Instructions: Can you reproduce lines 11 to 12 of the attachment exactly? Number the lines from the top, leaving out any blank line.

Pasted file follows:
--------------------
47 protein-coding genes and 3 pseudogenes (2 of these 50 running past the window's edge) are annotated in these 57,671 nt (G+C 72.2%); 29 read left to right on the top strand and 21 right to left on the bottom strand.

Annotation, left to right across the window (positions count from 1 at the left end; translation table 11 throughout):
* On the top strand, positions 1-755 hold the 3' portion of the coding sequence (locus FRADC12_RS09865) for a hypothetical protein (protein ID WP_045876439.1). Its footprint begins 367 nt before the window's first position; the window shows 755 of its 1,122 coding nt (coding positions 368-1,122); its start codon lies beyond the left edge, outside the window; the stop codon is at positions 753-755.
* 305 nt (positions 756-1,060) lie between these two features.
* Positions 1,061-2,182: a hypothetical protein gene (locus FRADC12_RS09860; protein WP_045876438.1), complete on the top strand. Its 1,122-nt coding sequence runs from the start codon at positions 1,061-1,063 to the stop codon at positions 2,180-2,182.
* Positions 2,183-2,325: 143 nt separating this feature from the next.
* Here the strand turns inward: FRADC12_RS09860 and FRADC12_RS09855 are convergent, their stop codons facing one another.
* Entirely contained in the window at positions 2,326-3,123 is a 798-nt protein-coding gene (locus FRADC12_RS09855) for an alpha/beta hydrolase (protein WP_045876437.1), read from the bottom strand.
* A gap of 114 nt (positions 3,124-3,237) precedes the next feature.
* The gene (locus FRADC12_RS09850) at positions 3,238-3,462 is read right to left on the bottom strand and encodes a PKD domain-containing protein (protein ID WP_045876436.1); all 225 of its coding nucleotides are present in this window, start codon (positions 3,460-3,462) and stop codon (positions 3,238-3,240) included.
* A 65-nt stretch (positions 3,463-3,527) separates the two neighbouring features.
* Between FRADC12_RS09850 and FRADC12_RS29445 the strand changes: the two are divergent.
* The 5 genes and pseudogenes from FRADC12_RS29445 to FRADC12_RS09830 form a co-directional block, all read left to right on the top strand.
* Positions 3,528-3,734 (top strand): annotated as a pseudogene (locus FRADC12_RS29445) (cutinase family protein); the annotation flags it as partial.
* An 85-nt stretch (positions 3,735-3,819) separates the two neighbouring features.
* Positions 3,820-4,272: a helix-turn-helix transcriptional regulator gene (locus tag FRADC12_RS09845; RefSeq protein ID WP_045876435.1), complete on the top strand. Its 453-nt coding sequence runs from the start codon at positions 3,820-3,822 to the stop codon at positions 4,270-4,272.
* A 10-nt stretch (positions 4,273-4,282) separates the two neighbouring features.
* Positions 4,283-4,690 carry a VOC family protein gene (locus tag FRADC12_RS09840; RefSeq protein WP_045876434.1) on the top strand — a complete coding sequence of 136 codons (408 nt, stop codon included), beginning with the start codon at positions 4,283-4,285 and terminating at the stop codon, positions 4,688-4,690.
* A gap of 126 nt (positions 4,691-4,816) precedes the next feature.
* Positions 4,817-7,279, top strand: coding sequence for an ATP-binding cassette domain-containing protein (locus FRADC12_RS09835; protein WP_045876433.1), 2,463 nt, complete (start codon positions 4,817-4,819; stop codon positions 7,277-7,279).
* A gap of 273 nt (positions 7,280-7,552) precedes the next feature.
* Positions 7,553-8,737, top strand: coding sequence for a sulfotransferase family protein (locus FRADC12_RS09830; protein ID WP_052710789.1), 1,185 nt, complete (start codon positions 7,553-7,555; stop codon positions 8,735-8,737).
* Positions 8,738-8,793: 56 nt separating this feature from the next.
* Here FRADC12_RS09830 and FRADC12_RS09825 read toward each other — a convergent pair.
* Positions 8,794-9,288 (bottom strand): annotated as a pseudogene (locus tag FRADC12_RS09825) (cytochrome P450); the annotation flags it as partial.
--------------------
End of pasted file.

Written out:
* A 65-nt stretch (positions 3,463-3,527) separates the two neighbouring features.
* Between FRADC12_RS09850 and FRADC12_RS29445 the strand changes: the two are divergent.